Val Hale is the executive director of the Utah Governor’s Office of Economic Development (GOED). Hale was appointed to the position in 2014 by Gov. Gary R. Herbert.
In this role, he promotes statewide economic development in business, tourism and film. Hale receives expert opinion and advice from members of the GOED Board of Directors and serves as the government spokesperson for business-related issues in the state.
His distinguished career includes roles serving as president and CEO of the Utah Valley Chamber of Commerce, vice president for University Relations for Utah Valley University, and director of men’s athletics at Brigham Young University, to name a few.
Under the governor’s and his leadership, the state has experienced tremendous economic success. The list of economic development accolades Utah continues to garner is impressive. Forbes ranked Utah the #2 Best State for Business in 2018 (Utah is a Forbes favorite at No. 1 six out of the last nine years). Additionally, U.S. News & World Report ranked our state the nation’s No. 2 Best Economy (May 2019) and WalletHub ranked Utah as the No. 2 Best State to Start a Business (July 2018).
Since Hale took the role as executive director in 2014, companies receiving an Economic Development Tax Increment Financing (EDTIF) tax credit reported, and GOED validated 8,223 new full-time jobs.
Hale is honored to help guide the state’s economic development efforts and help all Utahns live “Life Elevated.” Here’s a glimpse into what a typical day for GOED’s executive director is like:
A Day In The Life
5:20 a.m. — My alarm wakes me, just like it does every morning. Usually, I walk for 30 minutes with my neighbor, but this morning we weren’t walking, so I pushed the snooze button and rested for another 10 minutes before getting up. Lucky me. I examined a wood project I had glued together the night before. Woodworking is my latest hobby, and I am working on an intarsia daisy. I was satisfied with the way it turned out, so I hit the shower and got ready for the day.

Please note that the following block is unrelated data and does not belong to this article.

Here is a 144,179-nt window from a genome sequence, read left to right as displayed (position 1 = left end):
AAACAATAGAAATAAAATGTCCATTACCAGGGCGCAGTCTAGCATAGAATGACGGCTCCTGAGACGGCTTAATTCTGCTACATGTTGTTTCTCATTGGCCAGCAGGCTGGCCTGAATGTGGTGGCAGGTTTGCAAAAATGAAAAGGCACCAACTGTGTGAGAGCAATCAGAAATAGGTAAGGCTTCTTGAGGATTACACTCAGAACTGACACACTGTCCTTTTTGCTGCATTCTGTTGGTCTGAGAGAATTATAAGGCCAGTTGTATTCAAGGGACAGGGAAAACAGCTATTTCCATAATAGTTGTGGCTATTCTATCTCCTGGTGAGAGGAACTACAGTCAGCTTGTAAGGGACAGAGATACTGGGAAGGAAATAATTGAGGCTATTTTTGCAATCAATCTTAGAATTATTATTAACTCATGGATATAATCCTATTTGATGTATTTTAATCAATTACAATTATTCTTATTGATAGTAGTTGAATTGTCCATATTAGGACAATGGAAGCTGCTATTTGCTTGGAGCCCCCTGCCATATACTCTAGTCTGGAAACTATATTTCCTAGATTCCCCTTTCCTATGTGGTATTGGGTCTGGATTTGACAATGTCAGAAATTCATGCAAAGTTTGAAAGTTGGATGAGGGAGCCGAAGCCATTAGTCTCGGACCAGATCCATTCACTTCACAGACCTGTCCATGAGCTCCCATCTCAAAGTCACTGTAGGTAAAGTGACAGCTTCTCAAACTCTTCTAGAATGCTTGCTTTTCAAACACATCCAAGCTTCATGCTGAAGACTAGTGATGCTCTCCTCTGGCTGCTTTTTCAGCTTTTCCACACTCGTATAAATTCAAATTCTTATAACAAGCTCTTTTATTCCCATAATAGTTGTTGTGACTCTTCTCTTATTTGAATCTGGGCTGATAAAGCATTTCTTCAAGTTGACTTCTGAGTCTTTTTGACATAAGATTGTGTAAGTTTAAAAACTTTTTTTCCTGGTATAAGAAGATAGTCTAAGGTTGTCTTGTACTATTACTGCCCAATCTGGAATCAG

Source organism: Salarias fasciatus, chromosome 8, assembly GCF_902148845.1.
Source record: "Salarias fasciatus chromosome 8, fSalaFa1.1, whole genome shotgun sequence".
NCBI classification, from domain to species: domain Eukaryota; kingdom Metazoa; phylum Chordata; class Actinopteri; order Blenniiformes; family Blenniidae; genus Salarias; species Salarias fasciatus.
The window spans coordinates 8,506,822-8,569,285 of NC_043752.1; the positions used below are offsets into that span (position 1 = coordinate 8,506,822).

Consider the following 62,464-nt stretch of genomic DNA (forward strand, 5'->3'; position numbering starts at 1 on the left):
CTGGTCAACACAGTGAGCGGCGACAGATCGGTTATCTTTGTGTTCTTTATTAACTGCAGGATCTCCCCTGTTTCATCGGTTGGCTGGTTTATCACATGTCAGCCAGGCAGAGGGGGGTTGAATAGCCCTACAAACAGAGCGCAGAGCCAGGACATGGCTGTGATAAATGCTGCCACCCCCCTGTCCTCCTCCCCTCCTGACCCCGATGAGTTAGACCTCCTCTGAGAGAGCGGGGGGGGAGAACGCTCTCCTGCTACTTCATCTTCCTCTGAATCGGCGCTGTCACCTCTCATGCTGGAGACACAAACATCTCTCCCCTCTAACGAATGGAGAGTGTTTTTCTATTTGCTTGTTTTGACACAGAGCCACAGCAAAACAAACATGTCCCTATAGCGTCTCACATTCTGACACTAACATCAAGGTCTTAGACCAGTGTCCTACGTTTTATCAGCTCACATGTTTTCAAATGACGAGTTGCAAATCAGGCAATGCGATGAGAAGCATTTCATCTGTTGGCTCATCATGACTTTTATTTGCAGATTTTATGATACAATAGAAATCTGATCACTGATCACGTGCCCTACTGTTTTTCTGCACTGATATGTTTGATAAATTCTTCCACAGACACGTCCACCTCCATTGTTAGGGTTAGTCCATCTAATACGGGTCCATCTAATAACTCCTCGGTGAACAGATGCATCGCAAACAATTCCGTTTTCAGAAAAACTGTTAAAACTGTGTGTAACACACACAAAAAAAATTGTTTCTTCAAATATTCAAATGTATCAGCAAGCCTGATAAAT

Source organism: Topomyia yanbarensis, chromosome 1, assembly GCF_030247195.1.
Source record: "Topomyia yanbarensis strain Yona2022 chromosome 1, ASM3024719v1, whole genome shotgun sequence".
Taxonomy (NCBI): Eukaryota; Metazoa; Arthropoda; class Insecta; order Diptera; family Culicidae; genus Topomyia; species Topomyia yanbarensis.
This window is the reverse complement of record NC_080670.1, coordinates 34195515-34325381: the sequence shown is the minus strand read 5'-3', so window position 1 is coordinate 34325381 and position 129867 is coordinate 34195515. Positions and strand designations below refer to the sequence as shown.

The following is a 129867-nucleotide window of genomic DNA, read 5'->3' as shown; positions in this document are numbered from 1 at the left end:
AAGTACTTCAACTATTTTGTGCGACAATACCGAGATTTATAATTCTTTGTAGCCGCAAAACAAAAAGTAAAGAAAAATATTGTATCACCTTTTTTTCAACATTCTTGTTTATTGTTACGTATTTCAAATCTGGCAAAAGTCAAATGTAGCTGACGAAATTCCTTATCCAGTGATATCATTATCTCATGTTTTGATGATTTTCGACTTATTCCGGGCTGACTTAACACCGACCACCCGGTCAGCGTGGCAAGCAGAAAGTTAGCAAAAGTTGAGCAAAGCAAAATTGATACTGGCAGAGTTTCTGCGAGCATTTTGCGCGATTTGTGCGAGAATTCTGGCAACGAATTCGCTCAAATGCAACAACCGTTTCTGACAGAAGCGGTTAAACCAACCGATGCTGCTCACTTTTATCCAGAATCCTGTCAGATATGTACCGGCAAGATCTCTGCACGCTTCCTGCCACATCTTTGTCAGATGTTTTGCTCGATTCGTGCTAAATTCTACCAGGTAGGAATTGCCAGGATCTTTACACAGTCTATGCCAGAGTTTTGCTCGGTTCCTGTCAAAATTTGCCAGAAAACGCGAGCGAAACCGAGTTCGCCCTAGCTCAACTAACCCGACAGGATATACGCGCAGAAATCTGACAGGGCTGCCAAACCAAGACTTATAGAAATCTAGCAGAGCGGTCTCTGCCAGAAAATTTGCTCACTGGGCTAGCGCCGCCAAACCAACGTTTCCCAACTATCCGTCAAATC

6:40 a.m. — After making a fruit smoothie and reading the Daily Herald newspaper, I start my 40-mile commute to Salt Lake City from Orem. Usually, I take the FrontRunner train and use the time to catch up on emails and prepare for the day. Today, I braved the freeway and made the uneventful commute. I listened to my Audible book “The Second Mountain,” and used my truck’s handsfree tech to call a friend of mine in New York City to wish her a great day.
7:40 a.m. — Arrived 20 minutes early to the Salt Lake Chamber’s Board of Governors meeting, thanks to the smooth commute. I sit on about 35 boards of directors, most of them statutory appointments, so I spend a lot of time in these types of meetings. I sat in my truck and took advantage of the “free” time to go through emails and check-in with Lynne, my executive assistant.
8 to 9 a.m. — I rode up in the elevator with the new Utah Valley University president, Astrid Tuminez. She’s an amazing lady, and I enjoyed a good conversation with her about UVU’s rising enrollment and her challenges working with faculty. She’s doing a remarkable job at Utah’s largest undergraduate university. My favorite part of the board meeting is Natalie Gochnour’s economic report, where she shares national and local economic trends. Several indicators are urging caution, but Utah continues to be among the nation’s leaders in job growth and low unemployment.
9 a.m. — Drove to the GOED office in the World Trade Center Utah building at City Creek.
9:30 to 10 a.m. — Had my weekly one-on-one meeting with Ginger Chinn, managing director of urban and rural business services. Ginger is an amazing employee, and I enjoy meeting with her because she is so organized and efficient. She gave me a report on the strategic economic development plan for rural Utah.